Additional headlines since the OPEC+ meeting have highlighted other policy options available to the Administration. We find incremental SPR sales as the most likely action (16mb is available from FY2023 Congressionally mandated sales), although this remains price dependent: requiring higher prices than present, and likely closer to $125/bbl following the midterms. Such a release is likely to have only a modest influence (<$5/bbl) on oil prices however.

Related: Supertanker Rates Soar As Chinese Refiners Ramp Up Imports

All options have trade-offs. Product export bans, in particular, could send wholesale global distillate/gasoline prices up $150/$50/bbl respectively (to $300/150/bbl) and still risk shortages and higher prices domestically - especially in coastal regions. All responses leave the ultimate cause of energy underinvestment unaddressed.


We continue to expect headlines into next month’s midterm elections as the US administration attempts to exert downward pressure on retail prices. However, we think action at current price levels remains unlikely. This policy reflexivity is reflected in our current forecasts ($115/bbl Brent in 1Q23 ), as the deficits we expect, following OPEC+’s decision to cut, look unsustainably bullish given scarce inventories and our balance outlook. The risk of inventory depletion and price spikes requiring demand destruction as a rebalancing of last resort could yet move prices $30+/bbl higher.

There is more in the full Goldman reports, including an analysis of why a product export ban will exacerbate the global shortage of refining capacity, why a gasoline federal tax holiday would be modest in impact, why easing sanctions on Venezuela is not a quick fix, and why the “NOPEC” bill has only very limited upside.

By Zerohedge.com

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  • Mamdouh Salameh on October 22 2022 said:
    Given the strong fundamentals in the global oil market and the futile EU policies of banning Russian on exports from 25 December onwards and capping the price of Russian crude, Brent crude will rise to $100-$110 before the end of 2022.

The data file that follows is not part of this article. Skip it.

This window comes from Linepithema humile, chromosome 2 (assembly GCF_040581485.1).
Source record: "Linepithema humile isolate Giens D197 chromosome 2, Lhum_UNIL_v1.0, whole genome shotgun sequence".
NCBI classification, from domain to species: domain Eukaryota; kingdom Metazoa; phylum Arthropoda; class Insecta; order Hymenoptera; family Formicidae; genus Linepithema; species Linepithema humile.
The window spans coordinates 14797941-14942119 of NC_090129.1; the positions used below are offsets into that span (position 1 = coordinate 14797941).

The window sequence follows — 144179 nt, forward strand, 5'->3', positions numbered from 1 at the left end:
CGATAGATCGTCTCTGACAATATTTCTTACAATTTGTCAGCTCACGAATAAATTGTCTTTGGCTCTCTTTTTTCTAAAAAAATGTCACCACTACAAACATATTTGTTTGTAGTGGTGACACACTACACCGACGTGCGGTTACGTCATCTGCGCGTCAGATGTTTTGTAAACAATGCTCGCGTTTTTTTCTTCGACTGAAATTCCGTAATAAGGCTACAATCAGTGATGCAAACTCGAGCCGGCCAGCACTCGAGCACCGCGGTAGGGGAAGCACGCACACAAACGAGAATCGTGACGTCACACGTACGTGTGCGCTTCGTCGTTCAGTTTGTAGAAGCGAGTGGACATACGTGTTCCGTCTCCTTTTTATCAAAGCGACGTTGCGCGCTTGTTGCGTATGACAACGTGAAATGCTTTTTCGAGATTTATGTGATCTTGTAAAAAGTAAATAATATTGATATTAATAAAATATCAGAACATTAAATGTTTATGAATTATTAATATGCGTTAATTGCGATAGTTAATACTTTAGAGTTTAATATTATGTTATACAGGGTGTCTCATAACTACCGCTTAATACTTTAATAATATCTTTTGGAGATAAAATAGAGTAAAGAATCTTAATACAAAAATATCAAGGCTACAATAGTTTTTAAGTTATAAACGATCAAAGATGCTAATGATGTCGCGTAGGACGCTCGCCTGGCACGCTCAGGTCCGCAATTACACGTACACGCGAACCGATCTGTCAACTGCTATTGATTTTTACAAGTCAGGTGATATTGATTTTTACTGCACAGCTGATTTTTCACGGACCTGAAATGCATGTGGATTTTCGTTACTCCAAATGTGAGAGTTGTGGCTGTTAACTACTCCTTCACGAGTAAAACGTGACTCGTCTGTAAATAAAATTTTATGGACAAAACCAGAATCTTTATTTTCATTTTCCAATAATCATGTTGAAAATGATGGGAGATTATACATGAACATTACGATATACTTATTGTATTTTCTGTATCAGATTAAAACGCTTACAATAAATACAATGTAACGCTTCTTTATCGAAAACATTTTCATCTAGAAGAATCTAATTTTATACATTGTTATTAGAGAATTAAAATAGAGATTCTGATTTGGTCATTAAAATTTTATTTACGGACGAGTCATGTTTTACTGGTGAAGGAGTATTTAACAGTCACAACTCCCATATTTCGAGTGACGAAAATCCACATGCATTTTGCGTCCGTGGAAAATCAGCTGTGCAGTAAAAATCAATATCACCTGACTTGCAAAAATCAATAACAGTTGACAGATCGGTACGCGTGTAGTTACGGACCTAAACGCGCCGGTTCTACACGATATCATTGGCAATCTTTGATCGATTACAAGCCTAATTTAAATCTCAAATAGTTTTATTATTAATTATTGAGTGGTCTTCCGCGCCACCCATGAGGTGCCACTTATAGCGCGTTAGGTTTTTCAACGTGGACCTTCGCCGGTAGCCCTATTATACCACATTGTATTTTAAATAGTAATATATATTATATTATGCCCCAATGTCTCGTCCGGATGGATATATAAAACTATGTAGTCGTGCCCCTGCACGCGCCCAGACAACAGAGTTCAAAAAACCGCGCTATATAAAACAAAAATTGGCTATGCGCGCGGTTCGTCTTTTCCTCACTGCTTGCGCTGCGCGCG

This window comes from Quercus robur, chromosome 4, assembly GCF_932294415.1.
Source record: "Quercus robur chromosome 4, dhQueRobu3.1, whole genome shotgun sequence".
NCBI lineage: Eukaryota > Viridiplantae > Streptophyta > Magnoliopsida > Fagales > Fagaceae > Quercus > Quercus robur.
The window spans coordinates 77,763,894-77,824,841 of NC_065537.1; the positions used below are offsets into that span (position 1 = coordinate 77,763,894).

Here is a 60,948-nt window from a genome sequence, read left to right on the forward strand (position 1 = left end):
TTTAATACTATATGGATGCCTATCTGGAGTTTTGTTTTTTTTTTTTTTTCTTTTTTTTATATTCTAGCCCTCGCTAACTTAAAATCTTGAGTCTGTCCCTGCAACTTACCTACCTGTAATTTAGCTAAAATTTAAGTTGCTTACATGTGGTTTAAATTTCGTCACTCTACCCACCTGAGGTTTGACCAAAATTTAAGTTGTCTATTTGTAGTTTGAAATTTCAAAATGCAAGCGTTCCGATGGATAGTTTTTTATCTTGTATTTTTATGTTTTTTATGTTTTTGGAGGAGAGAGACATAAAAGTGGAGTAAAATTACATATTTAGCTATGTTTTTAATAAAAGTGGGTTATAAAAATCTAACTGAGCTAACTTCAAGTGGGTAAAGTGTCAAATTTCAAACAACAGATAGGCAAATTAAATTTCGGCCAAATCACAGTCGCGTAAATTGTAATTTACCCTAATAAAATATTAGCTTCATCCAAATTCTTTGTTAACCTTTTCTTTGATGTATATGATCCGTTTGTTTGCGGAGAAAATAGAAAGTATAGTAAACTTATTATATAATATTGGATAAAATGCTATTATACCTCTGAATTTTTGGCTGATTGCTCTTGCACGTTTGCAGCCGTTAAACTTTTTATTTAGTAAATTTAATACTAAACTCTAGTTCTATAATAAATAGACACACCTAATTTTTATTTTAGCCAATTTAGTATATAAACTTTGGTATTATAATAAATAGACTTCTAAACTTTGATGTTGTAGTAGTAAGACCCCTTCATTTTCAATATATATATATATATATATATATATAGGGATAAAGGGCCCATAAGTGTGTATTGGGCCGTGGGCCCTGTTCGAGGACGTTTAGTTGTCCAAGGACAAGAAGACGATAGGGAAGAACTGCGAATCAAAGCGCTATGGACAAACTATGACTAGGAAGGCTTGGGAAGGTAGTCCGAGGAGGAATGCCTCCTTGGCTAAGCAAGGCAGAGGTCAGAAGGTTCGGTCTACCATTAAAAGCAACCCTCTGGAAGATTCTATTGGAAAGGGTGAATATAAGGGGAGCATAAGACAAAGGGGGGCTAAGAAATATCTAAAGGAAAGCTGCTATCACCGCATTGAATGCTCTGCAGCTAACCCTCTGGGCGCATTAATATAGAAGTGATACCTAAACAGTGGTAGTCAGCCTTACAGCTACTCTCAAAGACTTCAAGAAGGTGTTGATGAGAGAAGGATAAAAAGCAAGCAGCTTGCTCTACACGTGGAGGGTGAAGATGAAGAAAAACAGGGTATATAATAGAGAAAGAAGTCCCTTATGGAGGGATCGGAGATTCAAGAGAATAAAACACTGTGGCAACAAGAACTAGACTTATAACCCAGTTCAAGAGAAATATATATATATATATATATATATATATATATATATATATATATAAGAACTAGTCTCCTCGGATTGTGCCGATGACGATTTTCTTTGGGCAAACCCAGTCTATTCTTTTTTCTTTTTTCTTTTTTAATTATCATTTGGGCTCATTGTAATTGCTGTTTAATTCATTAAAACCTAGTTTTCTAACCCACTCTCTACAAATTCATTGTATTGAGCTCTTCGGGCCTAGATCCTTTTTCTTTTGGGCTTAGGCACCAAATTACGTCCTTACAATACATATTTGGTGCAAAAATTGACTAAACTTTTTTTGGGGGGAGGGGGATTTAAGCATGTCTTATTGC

Russia not only has many keen buyers for its crude oil but it also has access to enough oil tankers of its own and insurance services to be able to avoid the G7 oil price cap on its crude exports and continue to sell the bulk of its exports. Moreover shipping Russian oil to China via Russian oil pipelines that traverse the border between them and also via the North Sea Route (NSR) bringing Russian crude from the Arctic could save a lot of transport days and could also prove much cheaper than shipping the oil to Europe.

    Any EU banned Russian petroleum products from 5 February won’t be lost to Russia since China and India with some of the world’s largest refining capacities will be buying more Russian crude to refine and ship to the EU and the United States.

    And even if President Biden decides to release 100 additional million barrels (mb) from the SPR, they will hardly fare better than the 180 mb released earlier in the year and whose impact on oil prices was hardly noticed.

    However, the risk to the US from further SPR releases is mounting first because the SPR is now at its lowest level since 1984 and second because the US Department of Energy (DoE) will find it virtually impossible to replace them. The reason is that US shale oil is a spent force and a tight global market doesn’t by definition have enough oil to spare.
    And if the DoE is hoping to refill the SPR when the Brent crude declines to $70 a barrel, then it is wasting its time since the strong fundamentals in the market will soon push up Brent crude towards $110 a barrel.

    Dr Mamdouh G Salameh
    International Oil Economist
    Global Energy Expert

Leave a comment